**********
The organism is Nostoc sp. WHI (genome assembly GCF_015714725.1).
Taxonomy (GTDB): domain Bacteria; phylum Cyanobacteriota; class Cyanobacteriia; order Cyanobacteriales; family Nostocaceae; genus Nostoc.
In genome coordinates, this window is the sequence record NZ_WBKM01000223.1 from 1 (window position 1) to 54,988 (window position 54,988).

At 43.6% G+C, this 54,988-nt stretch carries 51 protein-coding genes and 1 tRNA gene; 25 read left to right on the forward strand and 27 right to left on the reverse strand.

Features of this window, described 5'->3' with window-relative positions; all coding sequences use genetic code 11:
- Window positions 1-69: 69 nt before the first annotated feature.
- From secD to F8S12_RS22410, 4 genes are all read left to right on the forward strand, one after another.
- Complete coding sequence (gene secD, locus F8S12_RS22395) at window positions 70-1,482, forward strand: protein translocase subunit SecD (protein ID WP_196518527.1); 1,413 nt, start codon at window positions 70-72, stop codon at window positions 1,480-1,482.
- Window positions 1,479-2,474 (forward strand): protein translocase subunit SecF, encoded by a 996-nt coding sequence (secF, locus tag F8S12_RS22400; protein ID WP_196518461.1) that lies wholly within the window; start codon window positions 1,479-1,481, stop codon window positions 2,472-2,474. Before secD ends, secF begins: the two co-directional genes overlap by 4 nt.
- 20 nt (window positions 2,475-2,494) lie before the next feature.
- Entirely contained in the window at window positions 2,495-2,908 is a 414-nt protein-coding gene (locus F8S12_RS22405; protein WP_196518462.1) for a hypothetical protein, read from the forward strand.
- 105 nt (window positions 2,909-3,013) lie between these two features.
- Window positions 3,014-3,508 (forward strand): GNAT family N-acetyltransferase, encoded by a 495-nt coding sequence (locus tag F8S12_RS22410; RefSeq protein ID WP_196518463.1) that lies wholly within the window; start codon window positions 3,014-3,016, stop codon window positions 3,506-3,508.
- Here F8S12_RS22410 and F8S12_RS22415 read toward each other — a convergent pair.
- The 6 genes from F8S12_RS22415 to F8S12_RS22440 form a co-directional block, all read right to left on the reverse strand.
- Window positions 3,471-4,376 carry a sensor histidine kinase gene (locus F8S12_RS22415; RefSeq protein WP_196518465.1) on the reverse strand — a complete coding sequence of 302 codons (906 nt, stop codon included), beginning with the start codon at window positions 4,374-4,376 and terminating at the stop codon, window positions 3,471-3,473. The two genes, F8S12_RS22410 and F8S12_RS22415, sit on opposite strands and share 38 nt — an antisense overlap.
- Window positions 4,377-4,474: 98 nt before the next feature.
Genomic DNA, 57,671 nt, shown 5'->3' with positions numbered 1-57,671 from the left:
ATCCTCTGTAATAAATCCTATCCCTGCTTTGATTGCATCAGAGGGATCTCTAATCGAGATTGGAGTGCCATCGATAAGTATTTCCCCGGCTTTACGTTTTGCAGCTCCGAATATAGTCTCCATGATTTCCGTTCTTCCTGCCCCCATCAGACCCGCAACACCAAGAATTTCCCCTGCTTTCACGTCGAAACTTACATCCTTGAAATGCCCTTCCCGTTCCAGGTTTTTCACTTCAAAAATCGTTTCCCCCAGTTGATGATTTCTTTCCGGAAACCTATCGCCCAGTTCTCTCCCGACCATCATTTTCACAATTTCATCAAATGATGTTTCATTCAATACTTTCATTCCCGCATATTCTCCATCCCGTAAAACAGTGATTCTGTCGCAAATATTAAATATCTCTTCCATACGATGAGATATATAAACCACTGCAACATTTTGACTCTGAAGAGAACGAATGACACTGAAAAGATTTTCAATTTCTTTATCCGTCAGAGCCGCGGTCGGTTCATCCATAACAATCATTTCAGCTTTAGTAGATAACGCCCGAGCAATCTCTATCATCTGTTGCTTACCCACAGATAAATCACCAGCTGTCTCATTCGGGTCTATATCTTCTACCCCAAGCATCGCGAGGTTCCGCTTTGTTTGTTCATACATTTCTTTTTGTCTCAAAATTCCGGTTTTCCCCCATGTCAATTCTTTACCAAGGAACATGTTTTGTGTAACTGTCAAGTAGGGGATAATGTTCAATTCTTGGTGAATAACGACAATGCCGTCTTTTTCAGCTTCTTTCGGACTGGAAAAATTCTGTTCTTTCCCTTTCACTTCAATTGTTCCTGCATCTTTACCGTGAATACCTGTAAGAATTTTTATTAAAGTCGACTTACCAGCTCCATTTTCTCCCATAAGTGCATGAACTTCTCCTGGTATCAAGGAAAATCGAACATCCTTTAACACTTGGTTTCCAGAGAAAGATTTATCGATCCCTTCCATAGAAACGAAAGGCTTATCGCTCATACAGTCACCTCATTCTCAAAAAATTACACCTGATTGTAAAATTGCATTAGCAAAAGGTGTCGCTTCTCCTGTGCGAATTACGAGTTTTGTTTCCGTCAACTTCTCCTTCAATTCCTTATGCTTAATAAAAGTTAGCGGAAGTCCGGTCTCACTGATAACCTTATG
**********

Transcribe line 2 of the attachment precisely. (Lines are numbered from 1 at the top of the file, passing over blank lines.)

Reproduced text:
Taxonomy (GTDB): domain Bacteria; phylum Cyanobacteriota; class Cyanobacteriia; order Cyanobacteriales; family Nostocaceae; genus Nostoc.